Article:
The real enemy isn’t the world, or agents or publishers, it’s in your own head.  Conquering it is a fight, it’s one of the hardest things in the world.  But it’s the good fight, and the better you get at it, the more you stand behind yourself deep in your heart.  That’s when the world starts responding to you, duh.  There’s no way past the impasse but through it.  And it’s indisputable that you can only make it onto the list of people who might succeed if you don’t give up.

Fear of Success, Letting the Wild Animal out of its Cage

Attention please..three horses, put on their b...

Attention please..three horses, put on their best face! (Photo credit: jimmedia)

Writing or doing anything creative can be a real challenge, even if you aren’t doing it in the hope of earning fame or fortune or daily bread or any bread, or even just a bit of attention, even if you’re doing it just for yourself.  There’s something about it that’s scary.  Some kind of message in your head that you have to be perfect, you have to live up to an impossible standard that can’t be pinned down.  Pressure!

There’s something else, too.  It doesn’t cost anything materially to write, but the doing of it puts you at the coal face of your existence sometimes.  It defies logic.  The thing is, that part of you that needs to be let out, no matter what the mode of expression, is like a wild animal in a cage.  Keep it imprisoned and it either implodes in a way that impacts on you physically or you go a little or a lot crazy.  Well, let me speak for myself, it’s what happens to me.

I feel powerless, enervated and useless.  I get scared of life and people and I start debating the pointlessness of doing anything.  It’s a slippery slope from there, although the great thing about life is that I always get to a point where it’s unbearable and I’m provoked into crashing through whatever emotional or mental barrier is in the way of expressing myself.  Just do it! finally prevails.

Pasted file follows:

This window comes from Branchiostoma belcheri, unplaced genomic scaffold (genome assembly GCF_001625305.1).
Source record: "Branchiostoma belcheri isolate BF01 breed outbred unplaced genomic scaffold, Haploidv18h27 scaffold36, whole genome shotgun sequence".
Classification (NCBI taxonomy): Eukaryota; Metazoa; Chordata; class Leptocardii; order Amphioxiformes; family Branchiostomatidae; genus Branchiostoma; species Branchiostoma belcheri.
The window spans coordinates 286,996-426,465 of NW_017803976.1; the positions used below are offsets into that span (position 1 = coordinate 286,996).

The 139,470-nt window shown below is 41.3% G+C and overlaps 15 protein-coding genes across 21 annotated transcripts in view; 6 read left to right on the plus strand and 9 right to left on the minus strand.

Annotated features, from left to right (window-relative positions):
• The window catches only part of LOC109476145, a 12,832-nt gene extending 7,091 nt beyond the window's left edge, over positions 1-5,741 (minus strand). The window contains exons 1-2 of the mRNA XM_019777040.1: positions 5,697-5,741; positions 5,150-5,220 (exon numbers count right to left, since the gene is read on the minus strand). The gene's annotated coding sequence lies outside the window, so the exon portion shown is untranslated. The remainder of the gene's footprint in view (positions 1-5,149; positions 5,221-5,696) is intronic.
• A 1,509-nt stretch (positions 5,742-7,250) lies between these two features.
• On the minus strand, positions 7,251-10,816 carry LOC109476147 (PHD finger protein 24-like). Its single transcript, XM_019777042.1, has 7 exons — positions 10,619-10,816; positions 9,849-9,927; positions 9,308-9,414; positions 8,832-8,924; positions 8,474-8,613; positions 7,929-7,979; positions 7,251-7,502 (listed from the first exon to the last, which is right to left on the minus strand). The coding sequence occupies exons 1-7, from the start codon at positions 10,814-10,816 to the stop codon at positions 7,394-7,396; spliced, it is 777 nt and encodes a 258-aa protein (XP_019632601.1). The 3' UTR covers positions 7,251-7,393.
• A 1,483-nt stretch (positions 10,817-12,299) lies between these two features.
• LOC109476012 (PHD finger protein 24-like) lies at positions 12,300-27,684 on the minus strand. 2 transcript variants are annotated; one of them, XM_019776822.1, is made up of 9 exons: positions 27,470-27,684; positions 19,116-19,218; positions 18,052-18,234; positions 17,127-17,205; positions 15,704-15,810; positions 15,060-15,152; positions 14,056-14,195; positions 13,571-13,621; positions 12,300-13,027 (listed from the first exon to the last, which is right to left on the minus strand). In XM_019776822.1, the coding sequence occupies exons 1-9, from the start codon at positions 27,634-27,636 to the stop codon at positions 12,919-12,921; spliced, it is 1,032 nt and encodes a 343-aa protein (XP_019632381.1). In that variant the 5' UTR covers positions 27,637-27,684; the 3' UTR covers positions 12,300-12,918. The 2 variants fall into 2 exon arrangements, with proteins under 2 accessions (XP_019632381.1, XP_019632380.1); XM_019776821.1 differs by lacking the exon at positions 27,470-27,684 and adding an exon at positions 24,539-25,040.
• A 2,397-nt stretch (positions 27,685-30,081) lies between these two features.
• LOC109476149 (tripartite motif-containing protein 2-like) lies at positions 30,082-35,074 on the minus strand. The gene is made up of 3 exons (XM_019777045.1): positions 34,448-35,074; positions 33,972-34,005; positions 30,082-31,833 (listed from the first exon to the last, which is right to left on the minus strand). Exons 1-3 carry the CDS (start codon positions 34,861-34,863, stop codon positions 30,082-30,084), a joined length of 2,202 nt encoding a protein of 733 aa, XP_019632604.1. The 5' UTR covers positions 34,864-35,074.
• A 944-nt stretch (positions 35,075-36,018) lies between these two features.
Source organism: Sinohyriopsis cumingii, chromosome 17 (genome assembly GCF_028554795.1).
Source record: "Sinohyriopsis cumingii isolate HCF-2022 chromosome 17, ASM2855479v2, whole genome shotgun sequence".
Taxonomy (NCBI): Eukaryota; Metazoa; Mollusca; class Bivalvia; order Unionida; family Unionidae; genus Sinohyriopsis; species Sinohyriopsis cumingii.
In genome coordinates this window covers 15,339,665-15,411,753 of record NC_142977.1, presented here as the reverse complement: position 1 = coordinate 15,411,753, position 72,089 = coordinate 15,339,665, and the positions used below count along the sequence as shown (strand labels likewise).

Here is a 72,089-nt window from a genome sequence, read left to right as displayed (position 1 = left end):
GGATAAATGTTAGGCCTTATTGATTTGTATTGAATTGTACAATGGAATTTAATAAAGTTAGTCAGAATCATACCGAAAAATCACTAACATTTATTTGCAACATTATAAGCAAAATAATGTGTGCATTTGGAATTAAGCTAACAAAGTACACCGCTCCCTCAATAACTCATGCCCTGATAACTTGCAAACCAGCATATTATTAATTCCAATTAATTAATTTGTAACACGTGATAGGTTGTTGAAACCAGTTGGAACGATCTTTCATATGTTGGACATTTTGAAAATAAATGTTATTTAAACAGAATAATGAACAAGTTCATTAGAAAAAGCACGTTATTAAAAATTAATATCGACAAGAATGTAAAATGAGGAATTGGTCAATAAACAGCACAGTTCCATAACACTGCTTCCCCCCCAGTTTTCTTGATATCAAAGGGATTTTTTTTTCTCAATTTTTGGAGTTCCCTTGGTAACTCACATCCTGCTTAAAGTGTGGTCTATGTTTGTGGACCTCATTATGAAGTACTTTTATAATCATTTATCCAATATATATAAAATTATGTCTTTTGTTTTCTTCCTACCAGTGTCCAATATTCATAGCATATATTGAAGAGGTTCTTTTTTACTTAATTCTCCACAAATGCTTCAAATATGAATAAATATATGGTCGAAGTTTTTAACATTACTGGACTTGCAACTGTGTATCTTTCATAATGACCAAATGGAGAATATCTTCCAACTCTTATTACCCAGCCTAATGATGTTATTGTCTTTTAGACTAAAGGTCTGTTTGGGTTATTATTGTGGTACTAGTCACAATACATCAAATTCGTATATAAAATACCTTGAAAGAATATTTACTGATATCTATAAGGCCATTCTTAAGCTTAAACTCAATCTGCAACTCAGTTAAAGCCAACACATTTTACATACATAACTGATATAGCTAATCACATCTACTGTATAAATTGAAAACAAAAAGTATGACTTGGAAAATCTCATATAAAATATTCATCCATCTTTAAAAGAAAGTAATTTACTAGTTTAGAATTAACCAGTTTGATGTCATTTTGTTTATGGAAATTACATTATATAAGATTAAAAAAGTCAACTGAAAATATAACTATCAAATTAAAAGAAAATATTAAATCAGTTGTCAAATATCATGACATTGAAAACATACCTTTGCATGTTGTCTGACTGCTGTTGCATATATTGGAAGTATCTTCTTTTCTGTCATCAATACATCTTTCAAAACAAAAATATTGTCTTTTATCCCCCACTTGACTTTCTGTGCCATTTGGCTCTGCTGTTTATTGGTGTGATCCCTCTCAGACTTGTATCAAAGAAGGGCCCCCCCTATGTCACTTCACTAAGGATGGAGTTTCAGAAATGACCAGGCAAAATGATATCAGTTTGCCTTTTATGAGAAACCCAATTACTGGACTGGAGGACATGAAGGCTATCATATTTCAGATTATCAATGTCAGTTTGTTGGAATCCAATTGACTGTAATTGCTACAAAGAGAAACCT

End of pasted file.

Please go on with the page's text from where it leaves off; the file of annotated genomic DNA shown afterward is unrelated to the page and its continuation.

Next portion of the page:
What a relief.  Even if I’m not at all inspired and nothing of much sense comes out because my thoughts are all over the place and my focus is out of focus, the fear goes away once I actually start, get my hands dirty.  The pleasure of the doing is all that matters and my world view shifts in an instant.  Action is always easier to deal with, even if it’s challenging, than the debilitating debate should I shouldn’t I can I can’t I and what’s the point.  I suppose it’s because we only have power when we act.

I think the fear that rises up with non-action is pretty existential and getting beyond it can be a huge challenge. When you’re expressing yourself, even if you’re not doing a brilliant job of it, even if you tell yourself and the world you’re not creative, you have released some part of you that is authentic.  It’s you in the raw.  The first time we’re like that is when we’re babies.

We didn’t know it wasn’t okay to express ourselves.  But for many people their earliest experiences of being in their power were punishing, whether parents meant to punish or not.  Don’t be powerful is the most potent message visited upon children, overtly and covertly, by family members, society, religions.  We take all of that in at the time we’re most receptive.  It registers without our even knowing it, and becomes part of how we operate, how we respond to life.

I believe it turns into an inner, very ingrained expectation of being emotionally brutalized if we let that raw, creative part out and it controls us in adulthood.  Fear of success – If I let myself be powerful will you be threatened and attack me.  Will you leave me, abandon me – it can be hard-wired into every part of our being.  The weirdest thing is how we can be so unaware of it in childhood and adulthood.  All the excuses we make for not being able to do things – excuses that we believe – are a cover up for that immense fear.  But I’ll be annihilated if I let myself out.